- New Hyundai FCEV reveals solid design and improved capabilities
- Advanced fuel cell technology boosts range and performance
- New SUV will be officially unveiled early next year
AHEAD of an official launch early next year, we get a first glimpse of a new hydrogen-fuelled Hyundai FCEV.
We can’t tell you what it will be called because Hyundai won’t reveal the name until January. We can tell you a little bit about what will probably be a replacement for the ix35 Fuel Cell SUV though.
We can also tell you that FCEV stands for Fuel Cell Electric Vehicle.
The new model was revealed at a special event and is the second production model to incorporate hydrogen technology. The new car features significant improvements over the ix35 in terms of fuel efficiency and performance.
The new Hyundai FCEV SUV promises a 60% efficiency level compared to the 55% in the ix35. This is down to a combination of enhanced fuel cell performance, reduced hydrogen consumption, and optimising key components. That may not sound like a significant improvement but Hyundai says the new model should have a range of around 500 miles. That’s well into diesel territory.
Developments in hydrogen technology also mean the new Hyundai FCEV SUV develops 160bhp, around 30bhp more than the ix35. The new car won’t win any speed records but the extra power will make it more usable in everyday driving conditions.
This may not be a production car in the strictest sense but Hyundai is adamant that this is what it will look like when it goes on sale. It’s a slightly futuristic design but not excessively so. There are lots of words like “organic” and “flowing” used in relation to the new car. Aerodynamic efficiency was obviously important but we just think it looks really good.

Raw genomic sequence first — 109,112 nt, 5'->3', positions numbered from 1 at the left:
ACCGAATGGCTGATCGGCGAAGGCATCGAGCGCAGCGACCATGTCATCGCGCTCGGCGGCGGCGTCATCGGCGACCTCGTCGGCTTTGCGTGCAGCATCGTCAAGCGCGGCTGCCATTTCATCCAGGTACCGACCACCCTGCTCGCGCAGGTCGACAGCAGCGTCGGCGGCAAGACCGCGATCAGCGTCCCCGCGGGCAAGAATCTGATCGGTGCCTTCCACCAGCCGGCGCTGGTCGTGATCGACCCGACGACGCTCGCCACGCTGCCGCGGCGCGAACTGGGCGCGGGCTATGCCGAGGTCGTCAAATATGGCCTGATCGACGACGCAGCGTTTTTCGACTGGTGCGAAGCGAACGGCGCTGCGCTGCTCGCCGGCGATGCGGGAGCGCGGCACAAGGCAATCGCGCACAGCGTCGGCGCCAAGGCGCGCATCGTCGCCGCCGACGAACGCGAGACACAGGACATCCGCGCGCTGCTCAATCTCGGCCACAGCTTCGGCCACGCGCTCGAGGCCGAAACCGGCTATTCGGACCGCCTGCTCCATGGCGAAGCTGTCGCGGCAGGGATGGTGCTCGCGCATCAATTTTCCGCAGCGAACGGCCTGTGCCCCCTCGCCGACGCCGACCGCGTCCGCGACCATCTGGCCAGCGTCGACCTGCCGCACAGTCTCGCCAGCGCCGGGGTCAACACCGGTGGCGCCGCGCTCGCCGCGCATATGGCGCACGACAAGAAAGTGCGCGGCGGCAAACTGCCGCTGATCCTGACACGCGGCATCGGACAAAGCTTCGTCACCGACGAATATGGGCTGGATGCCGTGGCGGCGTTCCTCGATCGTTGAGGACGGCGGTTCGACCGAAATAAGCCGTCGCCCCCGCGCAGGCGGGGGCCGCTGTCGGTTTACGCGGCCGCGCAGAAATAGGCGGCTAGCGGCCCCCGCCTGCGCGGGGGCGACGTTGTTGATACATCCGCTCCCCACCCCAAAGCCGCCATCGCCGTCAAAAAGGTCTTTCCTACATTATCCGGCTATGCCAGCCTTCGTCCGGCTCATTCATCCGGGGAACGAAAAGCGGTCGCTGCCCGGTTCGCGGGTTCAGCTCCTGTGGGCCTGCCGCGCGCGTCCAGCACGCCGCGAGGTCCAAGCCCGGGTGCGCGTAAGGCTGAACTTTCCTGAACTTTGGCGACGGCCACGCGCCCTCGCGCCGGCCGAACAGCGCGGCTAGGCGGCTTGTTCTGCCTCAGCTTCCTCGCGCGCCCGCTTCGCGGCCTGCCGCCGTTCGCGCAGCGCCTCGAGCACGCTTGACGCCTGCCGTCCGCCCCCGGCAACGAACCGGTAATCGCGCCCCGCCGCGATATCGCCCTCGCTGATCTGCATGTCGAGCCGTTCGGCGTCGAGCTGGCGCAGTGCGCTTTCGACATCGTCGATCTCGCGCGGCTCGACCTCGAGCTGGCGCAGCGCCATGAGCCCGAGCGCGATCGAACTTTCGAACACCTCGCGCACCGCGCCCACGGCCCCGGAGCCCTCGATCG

The interior is also rather nice too. According to Hyundai the clean and simple layout will incorporate high-tech elements and should help create an ultramodern environment. Obviously we have no idea what the specification will be but expect it to be well equipped as standard.
Hyundai has readily embraced the electric revolution with the Ioniq range but maintain that hydrogen is the best option for cleaner motoring in the long term. The Korean manufacturer was the first to introduce a mass produced hydrogen vehicle and currently sells them in 18 countries around the world.
If costs can be reduced to the point where it’s possible to put hydrogen fuel cells in smaller vehicles and still charge a sensible price then they may have a point. The infrastructure is a big issue at the moment but resolve that problem and it’s entirely possible that hydrogen could be the answer.
The fuel source is abundant and the only emissions you get from a hydrogen fuel cell are safe to drink – so we’re told. Clean motoring at reduced cost is the dream of most sensible company car drivers.
Unless the government decides to charge company car drivers based on the amount of water coming out of their exhaust that is.